3434MStrokeL011000
3524MCerebral MeningitisR000020
3624MCerebral MeningitisL000020
3767FStrokeL011000
3811FCerebral PalsyL011000
3911FCerebral PalsyR002000
4062MStrokeR020000
4158MStrokeR000200
4245MTraumatic Brain InjuryR200000
4364MStrokeL110000
4413FCerebral PalsyL200000
4527MSpinal Cord InjuryL200000
4627MSpinal Cord InjuryR200000
47DISCARDED
48DISCARDED
4927MCerebral PalsyR010000
5027MCerebral PalsyL100000

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Figure 1. Process of Patient Recruitment and Engagement.
Figure 1. Process of Patient Recruitment and Engagement.
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Figure 2. Sensors in data acquisition system: twin-axis goniometer (left), sEMG sensor (middle), and wireless-adapted myometer (right).
Figure 2. Sensors in data acquisition system: twin-axis goniometer (left), sEMG sensor (middle), and wireless-adapted myometer (right).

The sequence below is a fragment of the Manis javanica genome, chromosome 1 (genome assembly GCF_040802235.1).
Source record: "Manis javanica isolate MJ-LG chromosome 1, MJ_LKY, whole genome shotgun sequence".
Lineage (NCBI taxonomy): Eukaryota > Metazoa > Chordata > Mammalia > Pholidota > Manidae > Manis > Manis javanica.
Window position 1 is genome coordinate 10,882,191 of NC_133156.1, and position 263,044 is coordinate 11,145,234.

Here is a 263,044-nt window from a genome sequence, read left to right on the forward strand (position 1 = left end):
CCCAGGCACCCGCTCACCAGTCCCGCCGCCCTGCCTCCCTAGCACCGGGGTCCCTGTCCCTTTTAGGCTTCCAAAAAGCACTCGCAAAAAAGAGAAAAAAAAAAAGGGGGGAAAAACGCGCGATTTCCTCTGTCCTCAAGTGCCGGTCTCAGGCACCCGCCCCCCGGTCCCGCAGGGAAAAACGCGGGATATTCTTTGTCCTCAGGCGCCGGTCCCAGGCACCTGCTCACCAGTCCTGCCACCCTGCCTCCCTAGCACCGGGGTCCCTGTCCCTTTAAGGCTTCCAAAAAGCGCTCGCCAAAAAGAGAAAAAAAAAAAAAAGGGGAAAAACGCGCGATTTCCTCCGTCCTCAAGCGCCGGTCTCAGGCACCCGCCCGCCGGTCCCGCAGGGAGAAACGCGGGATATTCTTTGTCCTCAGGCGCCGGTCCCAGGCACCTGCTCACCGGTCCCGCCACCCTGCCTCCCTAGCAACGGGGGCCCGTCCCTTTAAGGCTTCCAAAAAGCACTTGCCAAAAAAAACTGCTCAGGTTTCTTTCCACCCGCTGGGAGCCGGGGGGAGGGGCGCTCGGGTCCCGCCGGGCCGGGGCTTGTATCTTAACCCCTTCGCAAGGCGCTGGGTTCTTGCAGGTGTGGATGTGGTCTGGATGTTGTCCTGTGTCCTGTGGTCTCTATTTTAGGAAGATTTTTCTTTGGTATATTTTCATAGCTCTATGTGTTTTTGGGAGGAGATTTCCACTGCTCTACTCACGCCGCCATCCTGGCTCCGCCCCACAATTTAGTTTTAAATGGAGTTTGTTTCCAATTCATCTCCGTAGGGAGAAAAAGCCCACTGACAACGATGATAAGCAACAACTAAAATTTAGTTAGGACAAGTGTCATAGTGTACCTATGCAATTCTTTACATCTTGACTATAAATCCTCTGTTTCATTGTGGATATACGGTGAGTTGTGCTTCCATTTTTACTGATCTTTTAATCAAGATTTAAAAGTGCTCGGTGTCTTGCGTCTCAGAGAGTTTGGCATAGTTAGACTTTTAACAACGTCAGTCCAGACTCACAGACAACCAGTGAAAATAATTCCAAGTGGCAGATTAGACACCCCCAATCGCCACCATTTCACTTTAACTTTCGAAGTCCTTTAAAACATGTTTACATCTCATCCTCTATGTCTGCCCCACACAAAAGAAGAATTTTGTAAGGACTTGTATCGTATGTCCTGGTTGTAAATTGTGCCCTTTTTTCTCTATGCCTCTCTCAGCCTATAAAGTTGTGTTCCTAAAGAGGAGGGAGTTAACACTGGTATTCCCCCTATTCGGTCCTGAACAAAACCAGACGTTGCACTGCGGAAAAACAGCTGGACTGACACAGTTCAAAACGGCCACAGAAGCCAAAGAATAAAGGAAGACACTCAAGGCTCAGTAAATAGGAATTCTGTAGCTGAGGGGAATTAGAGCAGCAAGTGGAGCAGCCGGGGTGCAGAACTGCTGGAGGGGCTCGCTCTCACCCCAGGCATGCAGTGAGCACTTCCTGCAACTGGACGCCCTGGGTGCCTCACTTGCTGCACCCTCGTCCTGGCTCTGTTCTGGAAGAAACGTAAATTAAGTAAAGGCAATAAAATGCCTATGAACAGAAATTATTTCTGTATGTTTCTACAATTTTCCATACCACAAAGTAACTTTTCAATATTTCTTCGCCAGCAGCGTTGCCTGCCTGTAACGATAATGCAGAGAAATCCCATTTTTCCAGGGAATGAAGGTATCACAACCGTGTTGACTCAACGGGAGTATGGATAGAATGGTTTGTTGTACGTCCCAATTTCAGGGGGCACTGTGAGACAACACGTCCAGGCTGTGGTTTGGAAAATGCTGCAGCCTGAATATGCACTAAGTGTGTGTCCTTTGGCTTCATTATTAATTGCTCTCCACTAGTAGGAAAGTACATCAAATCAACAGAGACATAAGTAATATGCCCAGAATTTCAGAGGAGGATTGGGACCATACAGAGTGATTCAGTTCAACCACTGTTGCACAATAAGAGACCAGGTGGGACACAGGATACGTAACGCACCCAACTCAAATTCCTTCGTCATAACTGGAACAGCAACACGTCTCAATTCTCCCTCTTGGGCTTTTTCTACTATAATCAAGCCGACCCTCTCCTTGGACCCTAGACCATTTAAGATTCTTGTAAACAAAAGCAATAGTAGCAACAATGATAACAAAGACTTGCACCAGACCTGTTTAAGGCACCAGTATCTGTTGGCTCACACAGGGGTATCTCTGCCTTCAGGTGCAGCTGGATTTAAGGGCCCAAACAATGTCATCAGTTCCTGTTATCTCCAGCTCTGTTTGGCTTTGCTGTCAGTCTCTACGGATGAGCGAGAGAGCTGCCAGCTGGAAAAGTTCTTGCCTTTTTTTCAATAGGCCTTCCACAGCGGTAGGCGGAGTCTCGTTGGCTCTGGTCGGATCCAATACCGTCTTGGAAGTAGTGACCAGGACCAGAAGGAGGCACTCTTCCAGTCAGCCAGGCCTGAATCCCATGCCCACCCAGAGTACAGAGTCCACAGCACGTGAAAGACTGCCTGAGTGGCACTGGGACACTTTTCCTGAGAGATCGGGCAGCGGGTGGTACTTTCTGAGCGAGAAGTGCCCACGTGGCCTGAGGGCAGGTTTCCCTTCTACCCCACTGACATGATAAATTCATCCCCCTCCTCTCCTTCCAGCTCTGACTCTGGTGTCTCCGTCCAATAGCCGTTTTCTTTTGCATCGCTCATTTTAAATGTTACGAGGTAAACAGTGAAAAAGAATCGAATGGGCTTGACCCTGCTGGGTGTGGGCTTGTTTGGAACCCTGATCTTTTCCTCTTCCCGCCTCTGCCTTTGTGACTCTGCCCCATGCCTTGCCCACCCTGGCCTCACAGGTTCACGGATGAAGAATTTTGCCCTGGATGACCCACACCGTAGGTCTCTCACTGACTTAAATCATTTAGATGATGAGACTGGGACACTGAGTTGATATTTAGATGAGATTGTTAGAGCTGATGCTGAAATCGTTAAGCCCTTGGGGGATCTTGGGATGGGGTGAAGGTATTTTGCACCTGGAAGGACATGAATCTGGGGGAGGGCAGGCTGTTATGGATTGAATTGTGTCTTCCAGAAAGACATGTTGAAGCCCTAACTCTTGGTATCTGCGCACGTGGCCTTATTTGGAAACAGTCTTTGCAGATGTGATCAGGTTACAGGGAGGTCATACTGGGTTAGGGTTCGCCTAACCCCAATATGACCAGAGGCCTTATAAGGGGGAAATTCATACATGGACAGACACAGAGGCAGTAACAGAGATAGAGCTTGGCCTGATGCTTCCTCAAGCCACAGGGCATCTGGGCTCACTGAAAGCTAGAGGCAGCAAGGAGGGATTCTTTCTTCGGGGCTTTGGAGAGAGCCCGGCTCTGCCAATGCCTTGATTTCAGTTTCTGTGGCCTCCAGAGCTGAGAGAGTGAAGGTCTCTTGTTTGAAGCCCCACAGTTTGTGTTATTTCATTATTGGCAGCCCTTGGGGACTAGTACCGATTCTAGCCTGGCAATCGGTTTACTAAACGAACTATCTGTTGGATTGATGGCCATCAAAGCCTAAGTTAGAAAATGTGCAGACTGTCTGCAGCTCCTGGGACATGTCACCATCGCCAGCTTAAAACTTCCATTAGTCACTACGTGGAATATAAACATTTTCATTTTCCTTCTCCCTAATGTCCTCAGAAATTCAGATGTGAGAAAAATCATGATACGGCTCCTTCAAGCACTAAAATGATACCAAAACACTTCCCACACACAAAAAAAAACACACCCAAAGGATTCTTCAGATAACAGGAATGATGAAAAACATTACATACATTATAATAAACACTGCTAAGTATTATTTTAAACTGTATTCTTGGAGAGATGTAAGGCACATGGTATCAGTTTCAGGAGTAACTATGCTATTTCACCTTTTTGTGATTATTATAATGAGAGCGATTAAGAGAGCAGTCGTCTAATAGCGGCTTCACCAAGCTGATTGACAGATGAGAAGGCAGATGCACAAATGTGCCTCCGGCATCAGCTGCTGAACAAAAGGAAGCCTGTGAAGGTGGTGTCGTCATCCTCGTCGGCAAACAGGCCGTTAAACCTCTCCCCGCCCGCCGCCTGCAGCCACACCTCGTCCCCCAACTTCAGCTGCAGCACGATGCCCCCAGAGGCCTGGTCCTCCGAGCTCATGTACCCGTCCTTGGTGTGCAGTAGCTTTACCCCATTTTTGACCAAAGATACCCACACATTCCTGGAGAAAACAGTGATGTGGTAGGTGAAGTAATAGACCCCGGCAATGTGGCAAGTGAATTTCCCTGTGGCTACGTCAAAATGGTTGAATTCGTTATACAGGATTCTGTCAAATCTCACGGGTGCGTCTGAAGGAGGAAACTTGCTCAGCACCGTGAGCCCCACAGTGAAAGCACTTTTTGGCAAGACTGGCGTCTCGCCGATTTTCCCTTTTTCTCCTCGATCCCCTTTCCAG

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Figure 3. Connectivity between the DataLITE sensors and the computer.
Figure 3. Connectivity between the DataLITE sensors and the computer.
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Figure 4. Flow chart showing the stages in clinical data collection.
Figure 4. Flow chart showing the stages in clinical data collection.
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Figure 5. Illustration of the sensor’s positions and the passive stretch of the forearm. The forearm is stretched from a fully flexed position to a fully stretched position, and this difference in elbow angle is the range of motion (* ROM). The elbow angle, muscle force, and muscle signal are measured simultaneously during this motion.
Figure 5. Illustration of the sensor’s positions and the passive stretch of the forearm. The forearm is stretched from a fully flexed position to a fully stretched position, and this difference in elbow angle is the range of motion (* ROM). The elbow angle, muscle force, and muscle signal are measured simultaneously during this motion.
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Figure 6. Data preprocessing stages to convert the raw data into extracted features.